Cashew Coconut Hummus
Give your hummus a summer makeover! This deliciously creamy recipe from Heaven’s Banquet by Miriam Kasin Hospodar calls for Pitta-pacifying coconut milk, toasted cashews, and zippy ingredients like parsley, dill, and ginger.
A version that marches to the beat of a different drummer from the usual garlic-laden, tahini-based Middle Eastern hummus bi tehina.
Why We Love This Recipe Pitta dosha types, this hummus is for you! It offers a cooling take on traditional hummus. A bit of fresh ginger helps aid digestion in this protein-rich dish.
Note that you must soak the garbanzos overnight.
- 1 cup dried garbanzo beans (chickpeas)
- ¼ cup olive oil
- Pinch of hing (optional)
- 2 teaspoons cumin seeds
- ⅓ cup chopped bell peppers
- 2 tablespoons minced fresh ginger
- 3 tablespoons lemon juice
- ¾ cup cashews, toasted
- ¾ cup coconut milk
- ½ cup minced fresh parsley
- 3 tablespoons fresh dill
- 1 teaspoon raw sugar
- Liquid seasoning or salt
- Black pepper
- Clean the garbanzos. Place in a bowl with at least 3 cups of water and soak overnight.
- Drain, then place in a pot with at least 6 cups of water. Bring to a boil, reduce heat, and simmer until very tender, about 2½ hours. Drain well.
- Heat the oil in a skillet. Add the hing, cumin seeds, and bell peppers. Sauté over low heat for a few minutes, until the peppers are tender. Stir in the ginger and remove from the heat.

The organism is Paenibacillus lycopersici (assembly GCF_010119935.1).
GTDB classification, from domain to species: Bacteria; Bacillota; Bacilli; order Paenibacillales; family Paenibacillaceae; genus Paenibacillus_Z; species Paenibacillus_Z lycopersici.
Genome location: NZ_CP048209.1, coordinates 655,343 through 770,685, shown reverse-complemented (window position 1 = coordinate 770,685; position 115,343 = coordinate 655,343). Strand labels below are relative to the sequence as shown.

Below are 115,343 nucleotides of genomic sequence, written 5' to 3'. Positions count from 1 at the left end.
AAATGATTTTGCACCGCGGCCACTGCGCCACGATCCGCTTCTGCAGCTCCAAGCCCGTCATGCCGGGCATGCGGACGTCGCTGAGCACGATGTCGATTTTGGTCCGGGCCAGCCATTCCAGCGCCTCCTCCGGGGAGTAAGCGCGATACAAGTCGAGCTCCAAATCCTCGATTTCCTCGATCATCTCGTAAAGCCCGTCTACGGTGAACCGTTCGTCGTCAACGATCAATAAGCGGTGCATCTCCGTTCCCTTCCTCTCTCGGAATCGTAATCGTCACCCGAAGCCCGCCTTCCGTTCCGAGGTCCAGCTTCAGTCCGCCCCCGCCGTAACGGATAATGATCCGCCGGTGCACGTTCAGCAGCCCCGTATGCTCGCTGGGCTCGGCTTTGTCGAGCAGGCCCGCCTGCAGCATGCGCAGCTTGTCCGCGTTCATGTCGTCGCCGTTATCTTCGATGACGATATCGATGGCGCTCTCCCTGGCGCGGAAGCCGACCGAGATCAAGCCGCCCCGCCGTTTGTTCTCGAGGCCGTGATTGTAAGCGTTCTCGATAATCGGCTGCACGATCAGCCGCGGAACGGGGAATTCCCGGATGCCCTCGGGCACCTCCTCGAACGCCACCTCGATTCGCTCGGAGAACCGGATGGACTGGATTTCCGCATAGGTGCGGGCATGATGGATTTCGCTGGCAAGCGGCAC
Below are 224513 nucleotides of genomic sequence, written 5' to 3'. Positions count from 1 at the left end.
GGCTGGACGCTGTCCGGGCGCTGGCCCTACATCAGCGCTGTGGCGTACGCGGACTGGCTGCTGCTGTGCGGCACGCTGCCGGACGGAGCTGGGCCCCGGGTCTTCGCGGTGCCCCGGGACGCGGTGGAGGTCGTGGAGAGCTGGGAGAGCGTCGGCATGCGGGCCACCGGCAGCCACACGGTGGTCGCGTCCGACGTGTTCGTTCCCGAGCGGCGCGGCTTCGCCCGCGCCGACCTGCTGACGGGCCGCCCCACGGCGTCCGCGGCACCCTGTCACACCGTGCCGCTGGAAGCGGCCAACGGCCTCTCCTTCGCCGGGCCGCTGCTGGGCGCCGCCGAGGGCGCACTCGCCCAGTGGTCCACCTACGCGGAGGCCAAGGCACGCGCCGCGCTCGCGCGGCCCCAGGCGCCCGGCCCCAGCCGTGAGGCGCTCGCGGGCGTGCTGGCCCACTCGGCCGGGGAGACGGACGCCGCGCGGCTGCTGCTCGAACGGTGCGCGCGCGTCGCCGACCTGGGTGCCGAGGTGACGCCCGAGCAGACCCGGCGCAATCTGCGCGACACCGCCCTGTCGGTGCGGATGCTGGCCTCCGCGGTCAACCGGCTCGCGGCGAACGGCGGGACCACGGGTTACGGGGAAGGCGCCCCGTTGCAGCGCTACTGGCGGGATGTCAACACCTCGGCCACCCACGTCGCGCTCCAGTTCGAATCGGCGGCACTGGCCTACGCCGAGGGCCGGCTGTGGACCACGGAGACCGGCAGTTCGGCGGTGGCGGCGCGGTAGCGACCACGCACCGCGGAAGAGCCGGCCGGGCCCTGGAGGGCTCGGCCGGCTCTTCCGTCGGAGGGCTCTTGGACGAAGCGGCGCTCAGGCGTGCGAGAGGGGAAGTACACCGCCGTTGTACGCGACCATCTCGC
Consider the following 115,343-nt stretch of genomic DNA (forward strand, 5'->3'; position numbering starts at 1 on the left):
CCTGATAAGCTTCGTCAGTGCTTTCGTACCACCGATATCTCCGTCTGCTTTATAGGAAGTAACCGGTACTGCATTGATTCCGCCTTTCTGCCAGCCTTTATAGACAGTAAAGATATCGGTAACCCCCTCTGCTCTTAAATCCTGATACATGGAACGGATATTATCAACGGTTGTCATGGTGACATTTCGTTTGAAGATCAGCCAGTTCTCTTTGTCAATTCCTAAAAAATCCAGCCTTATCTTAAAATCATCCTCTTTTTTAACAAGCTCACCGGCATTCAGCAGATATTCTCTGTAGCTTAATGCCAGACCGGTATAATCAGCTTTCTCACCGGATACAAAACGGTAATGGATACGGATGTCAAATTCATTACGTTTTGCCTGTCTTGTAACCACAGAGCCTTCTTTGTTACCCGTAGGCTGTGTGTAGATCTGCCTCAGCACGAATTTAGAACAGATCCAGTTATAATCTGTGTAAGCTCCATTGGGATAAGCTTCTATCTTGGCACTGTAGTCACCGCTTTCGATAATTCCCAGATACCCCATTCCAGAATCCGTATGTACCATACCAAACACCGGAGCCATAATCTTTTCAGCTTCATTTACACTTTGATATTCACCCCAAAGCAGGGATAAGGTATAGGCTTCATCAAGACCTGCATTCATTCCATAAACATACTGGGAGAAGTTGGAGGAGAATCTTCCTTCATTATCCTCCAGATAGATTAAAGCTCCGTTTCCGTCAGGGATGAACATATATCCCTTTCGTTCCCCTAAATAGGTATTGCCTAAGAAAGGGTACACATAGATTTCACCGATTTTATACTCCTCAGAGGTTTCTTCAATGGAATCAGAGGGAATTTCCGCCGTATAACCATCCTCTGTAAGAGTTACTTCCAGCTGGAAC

- Purée the pepper mixture in a food processor or blender with lemon juice, cashews, and coconut milk until smooth. (A blender makes the smoothest purée, if you can stand to clean it up in addition to the food processor for the next step.)
- Purée with the garbanzos in a food processor. Blend in the parsley, dill, and raw sugar, and season with liquid seasoning or salt and pepper to taste. Serve at room temperature with pita wedges.
Hing is an Indian spice with a unique flavor. It is a dried resin, available in "rock" form or ground. Ground hing is generally cut with rice flour, and is less potent. Hing is considered good for the appetite and digestion. It is a warming spice and contributes the pungent taste. Raw hing has an unpleasant odor. To release the true flavor of hing, you have to sauté it in oil or ghee. A pinch of ground hing goes a long way.
Hing and mustard seeds sautéed in ghee are poured over cooked lentils for aroma and flavor. The mixture of hing and mustard seeds, along with other spices, can be used to season vegetables or to make fruit chutneys.